Loose Ends In County Nuisance Code

Los Alamos

Los Alamos County Council:

Last night Los Alamos County Council appointed five people to serve on the newly established Nuisance Code Implementation Task Force (CDAB-lite). I thank Councilor Cull and County Manager Lynne for standing up the CDAB task force so quickly, and I thank the people who have put their names in to serve on the task force.  

By charter, the task force will only consider the implementation of the new code.  I’m using this opportunity to make sure Council doesn’t lose track of their responsibility to clean up the administrative loose threads dangling in Chapter 18 after its hasty approval last fall. 

For example, we still don’t have a cap on the number of violations someone can accumulate for a single issue.  For anyone who might need a quick reminder, Chapter 18 defaults to the general penalty, which is a maximum 90 days in jail or a $500 fine for each offense.  In the current code, each day is a new violation. 

One of the CDAB recommendations that was ignored last fall was to put a cap on the number of violations you can incur for a single instance.

As it stands right now, every day that, for example, your inoperable vehicle is covered by a blue tarp instead of a fitted cover, the maximum penalty increases by 90 days.  

For context, the state of New Mexico has determined that our maximum penalty for vehicular manslaughter is seven years of incarceration.  Without Council action to address Chapter 18, if your fitted car cover is pulled off in the wind while you are out of town (not outside the realm of possibility), it only takes 28 days until you are subject to a maximum penalty that is the same as accidentally killing someone with your car.  For a missing car cover.  And that’s only the first 28 days. There’s no cap.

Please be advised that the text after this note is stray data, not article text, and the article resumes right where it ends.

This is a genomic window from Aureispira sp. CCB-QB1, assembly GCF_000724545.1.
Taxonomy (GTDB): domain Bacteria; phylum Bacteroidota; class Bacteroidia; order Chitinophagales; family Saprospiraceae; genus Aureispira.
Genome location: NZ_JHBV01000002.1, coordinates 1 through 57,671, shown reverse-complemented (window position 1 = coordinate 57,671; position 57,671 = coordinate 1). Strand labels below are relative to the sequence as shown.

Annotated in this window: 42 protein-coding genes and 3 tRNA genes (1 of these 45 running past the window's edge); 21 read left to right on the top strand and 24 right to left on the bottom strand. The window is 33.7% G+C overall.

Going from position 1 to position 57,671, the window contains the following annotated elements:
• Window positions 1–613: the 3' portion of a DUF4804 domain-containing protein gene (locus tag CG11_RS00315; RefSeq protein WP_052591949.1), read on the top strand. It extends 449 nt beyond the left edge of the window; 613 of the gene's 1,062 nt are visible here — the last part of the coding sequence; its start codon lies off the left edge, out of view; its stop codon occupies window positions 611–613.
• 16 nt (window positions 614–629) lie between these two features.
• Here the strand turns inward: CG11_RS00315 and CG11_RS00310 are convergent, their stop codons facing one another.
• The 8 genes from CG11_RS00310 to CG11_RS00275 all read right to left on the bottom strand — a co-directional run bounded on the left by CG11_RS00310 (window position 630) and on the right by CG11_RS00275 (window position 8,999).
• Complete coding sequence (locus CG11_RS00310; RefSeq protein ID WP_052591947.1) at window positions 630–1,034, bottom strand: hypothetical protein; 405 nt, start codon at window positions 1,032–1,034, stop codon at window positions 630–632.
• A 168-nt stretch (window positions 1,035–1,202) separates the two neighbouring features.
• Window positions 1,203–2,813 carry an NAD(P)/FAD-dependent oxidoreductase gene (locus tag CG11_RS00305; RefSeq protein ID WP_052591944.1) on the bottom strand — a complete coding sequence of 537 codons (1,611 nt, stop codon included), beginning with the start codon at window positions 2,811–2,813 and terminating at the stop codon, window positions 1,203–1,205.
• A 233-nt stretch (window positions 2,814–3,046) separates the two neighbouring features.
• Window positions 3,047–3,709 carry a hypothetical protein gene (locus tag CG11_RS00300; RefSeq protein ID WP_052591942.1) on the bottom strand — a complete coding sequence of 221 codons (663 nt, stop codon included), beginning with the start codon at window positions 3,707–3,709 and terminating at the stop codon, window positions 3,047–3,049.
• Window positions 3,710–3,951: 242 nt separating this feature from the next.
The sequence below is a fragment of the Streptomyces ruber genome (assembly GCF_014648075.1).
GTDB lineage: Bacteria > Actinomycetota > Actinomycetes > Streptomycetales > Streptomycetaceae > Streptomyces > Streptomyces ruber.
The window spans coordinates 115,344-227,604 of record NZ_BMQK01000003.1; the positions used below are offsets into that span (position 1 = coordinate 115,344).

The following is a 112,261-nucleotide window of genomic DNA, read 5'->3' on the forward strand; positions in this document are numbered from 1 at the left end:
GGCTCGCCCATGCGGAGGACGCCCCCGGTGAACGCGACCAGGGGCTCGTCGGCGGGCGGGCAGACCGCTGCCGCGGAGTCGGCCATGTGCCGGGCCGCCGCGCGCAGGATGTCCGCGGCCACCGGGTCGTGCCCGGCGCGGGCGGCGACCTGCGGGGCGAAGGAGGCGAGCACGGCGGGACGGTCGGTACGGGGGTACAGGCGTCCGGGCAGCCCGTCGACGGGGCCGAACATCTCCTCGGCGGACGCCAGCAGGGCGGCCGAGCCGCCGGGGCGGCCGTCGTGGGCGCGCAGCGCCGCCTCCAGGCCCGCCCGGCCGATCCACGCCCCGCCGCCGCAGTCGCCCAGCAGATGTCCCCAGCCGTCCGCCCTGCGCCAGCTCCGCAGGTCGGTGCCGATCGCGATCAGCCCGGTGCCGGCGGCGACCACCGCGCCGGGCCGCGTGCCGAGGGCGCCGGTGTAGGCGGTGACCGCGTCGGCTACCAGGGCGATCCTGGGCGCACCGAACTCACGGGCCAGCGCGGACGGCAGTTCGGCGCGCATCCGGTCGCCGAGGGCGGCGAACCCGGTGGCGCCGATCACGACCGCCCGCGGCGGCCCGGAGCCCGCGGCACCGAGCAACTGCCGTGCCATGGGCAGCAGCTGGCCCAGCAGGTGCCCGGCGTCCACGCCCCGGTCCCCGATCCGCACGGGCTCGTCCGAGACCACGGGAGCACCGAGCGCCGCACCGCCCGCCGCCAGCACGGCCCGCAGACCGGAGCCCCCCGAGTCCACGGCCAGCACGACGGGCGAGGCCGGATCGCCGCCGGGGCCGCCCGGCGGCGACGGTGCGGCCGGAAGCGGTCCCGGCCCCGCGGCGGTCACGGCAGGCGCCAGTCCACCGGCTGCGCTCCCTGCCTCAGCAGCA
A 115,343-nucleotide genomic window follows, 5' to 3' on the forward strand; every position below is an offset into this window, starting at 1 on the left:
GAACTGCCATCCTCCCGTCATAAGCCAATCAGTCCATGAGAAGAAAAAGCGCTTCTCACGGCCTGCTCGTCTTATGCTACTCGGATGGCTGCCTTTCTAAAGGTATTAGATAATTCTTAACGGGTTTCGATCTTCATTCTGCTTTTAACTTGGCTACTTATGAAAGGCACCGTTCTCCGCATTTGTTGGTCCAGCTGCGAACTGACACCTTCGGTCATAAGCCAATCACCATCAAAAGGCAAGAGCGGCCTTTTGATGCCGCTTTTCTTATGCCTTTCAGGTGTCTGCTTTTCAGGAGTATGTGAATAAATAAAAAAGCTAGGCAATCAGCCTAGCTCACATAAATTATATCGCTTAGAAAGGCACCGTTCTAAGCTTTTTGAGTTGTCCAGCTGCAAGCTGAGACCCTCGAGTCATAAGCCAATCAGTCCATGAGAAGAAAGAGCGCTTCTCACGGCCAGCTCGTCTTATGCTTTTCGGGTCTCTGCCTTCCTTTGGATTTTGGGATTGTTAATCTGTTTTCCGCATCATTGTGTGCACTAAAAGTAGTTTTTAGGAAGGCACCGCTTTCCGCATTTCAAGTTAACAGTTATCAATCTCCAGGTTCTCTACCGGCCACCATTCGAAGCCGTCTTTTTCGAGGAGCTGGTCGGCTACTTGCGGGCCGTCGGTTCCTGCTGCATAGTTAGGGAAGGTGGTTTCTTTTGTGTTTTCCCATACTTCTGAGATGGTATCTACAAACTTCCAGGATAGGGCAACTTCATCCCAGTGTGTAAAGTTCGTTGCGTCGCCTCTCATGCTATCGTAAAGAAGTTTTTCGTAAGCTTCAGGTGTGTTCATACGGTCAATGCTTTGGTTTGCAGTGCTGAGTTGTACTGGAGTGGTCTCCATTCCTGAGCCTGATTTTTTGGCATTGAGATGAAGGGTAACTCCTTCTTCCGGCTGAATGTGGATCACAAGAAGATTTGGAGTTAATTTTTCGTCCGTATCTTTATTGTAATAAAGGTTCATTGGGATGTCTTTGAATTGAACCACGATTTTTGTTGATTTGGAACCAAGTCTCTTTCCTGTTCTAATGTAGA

Councilors have said that the ordinance needs “teeth” to be enforceable, and that’s fine, but this current setup is not ethical. How many days of incarceration do they need to threaten citizens with for the ordinance to have those “teeth”?  Especially since the consensus seems to be that they want the threat, not the potential for it to actually happen, this question matters.  Three months is apparently not long enough.  Is seven years too long?  Council needs to make a choice and implement it.  

I implored Council in public comment last night and will reiterate here: please, please, please do not legislate hoping people will just know what you meant.  That’s a large part of how we got into trouble with this issue starting back in 2017. 

Again, I am glad we saw such swift action on the CDAB task force, and I always respect people who step up to serve the community.  But the task force was limited to issues with minimal impact.  Their work will not help us move forward on the serious administrative problems (including the stables and other CDAB recommendations, for example).

If you want Council to finish what they started last fall, please email countycouncil@lacnm.us to encourage our elected representatives to make the last steps on Chapter 18 a priority before we head into the busy season for code enforcement.